Rebels have killed five gendarmes in Cameroon near a region where a deadly conflict has pocked separatists from the country's anglophone minority against the security forces, local sources said on Wednesday.
"The separatists killed five gendarmes," Adamou Youmou Koupit, a member of parliament for the constituency and a member of the opposition Union Démocratique du Cameroun (UDC) party, told AFP.
"The toll is five dead, all gendarmes, and three injured. We are in the process of combing the area," a senior local government official confirmed to AFP, requesting anonymity, also accusing Anglophone separatists.
The northwest and southwest regions have been the scene of a deadly five-year war between armed groups demanding independence in this area of a state they call "Ambazonia" and security forces massively deployed by the power of President Paul Biya, 89, who has ruled Cameroon with an iron fist for nearly 40 years.
Separatist rebels, as well as the military and police, are regularly accused by the UN and international NGOs of crimes against civilians. The conflict has killed more than 6,000 people, mostly civilians, since late 2016 and forced more than a million people to move, according to the NGO International Crisis Group (ICG).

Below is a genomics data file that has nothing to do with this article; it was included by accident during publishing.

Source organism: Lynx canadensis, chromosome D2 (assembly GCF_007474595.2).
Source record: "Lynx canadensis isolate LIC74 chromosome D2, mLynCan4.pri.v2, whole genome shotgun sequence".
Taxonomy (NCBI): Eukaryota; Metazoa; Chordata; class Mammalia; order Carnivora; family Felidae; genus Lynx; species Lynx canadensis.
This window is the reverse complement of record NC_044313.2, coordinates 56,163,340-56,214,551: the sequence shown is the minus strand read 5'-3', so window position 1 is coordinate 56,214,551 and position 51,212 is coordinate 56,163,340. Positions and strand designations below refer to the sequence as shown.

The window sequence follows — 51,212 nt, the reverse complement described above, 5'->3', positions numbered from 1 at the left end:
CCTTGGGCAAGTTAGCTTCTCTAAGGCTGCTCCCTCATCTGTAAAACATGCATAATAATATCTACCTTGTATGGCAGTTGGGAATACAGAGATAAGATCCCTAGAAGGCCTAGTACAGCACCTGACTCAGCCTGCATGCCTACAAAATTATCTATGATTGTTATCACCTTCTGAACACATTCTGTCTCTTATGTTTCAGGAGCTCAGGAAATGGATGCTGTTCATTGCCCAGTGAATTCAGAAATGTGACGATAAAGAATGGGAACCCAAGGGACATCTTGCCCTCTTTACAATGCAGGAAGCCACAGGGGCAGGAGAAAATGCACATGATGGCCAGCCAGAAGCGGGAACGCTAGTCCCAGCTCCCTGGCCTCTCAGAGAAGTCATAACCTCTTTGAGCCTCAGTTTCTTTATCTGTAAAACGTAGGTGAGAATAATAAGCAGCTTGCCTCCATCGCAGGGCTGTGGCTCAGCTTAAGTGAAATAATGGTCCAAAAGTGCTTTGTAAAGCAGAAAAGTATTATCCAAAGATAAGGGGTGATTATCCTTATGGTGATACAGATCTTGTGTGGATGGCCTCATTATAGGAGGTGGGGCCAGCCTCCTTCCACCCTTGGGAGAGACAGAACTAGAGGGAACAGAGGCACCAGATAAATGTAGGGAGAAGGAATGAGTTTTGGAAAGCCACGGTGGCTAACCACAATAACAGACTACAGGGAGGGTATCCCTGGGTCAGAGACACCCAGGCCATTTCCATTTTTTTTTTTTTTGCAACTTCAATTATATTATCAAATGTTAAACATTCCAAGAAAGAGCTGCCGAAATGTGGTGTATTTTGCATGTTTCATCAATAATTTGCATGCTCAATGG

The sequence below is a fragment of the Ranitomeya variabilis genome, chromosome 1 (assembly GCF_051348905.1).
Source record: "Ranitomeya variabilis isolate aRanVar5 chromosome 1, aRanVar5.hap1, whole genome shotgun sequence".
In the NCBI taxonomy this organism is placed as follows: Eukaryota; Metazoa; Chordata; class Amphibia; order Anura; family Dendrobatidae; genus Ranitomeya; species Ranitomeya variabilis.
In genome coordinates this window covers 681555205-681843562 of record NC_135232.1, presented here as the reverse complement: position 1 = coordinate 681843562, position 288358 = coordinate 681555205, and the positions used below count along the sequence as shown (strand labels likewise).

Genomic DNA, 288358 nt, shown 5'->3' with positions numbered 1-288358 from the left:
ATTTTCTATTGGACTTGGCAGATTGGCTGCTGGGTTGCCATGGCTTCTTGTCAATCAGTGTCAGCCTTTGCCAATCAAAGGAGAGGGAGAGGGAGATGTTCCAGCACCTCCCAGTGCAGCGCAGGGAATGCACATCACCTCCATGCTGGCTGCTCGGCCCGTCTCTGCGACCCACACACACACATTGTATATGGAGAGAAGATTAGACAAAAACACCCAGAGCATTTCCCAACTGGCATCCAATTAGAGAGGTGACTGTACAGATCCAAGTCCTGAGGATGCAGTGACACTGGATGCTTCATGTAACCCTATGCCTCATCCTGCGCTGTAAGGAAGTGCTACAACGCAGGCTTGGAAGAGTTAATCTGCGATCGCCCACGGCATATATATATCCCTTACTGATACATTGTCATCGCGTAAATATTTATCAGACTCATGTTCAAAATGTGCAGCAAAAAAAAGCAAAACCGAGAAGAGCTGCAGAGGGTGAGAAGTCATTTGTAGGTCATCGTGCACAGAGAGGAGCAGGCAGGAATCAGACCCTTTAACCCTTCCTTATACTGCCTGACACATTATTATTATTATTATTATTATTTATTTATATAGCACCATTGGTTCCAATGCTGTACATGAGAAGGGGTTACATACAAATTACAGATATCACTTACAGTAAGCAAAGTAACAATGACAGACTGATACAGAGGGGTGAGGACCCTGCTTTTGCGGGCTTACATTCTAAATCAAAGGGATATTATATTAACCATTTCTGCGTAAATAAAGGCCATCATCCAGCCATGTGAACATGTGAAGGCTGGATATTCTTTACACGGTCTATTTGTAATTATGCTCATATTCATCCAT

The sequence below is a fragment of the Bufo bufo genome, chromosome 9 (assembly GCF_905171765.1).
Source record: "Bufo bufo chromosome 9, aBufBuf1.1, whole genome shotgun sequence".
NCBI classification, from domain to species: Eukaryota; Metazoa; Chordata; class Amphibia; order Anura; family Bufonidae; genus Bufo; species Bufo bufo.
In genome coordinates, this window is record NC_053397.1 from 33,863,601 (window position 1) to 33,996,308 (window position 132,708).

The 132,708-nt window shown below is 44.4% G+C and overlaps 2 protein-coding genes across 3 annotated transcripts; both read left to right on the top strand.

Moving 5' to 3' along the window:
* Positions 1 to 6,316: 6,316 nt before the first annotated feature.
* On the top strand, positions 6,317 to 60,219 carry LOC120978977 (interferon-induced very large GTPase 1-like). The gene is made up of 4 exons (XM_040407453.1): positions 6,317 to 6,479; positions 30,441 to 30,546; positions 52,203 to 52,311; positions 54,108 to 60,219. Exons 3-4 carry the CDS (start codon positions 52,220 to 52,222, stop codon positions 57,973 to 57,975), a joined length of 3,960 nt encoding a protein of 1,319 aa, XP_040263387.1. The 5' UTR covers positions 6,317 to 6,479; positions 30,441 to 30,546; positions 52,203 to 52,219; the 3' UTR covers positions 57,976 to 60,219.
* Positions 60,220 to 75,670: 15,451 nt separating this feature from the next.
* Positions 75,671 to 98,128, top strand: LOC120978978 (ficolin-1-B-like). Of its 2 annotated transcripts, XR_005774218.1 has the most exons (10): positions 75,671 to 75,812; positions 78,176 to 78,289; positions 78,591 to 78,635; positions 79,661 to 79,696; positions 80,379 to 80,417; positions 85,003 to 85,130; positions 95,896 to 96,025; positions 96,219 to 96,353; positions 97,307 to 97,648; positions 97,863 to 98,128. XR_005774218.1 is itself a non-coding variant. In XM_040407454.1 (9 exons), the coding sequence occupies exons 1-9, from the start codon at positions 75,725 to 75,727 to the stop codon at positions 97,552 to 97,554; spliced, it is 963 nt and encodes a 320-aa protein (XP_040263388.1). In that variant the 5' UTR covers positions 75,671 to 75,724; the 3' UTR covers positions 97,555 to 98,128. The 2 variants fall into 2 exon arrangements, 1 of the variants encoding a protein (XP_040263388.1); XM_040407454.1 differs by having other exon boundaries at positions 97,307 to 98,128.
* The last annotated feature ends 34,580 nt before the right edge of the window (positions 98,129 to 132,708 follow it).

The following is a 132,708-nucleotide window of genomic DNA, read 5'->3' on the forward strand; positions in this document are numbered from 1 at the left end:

On Tuesday, the defence ministry announced that soldiers had killed nine civilians, including a baby, in the northwest region in early June, with the army acknowledging a "disproportionate response" by its men.
The rebels, as well as the military and police, are regularly accused by the UN and international NGOs of abuses and crimes against civilians in the Anglophone regions.
The Anglophone conflict broke out in October 2016 after peaceful demonstrations by part of the Anglophone minority, who felt marginalised and demanded more autonomy or independence, were violently repressed by the forces of order.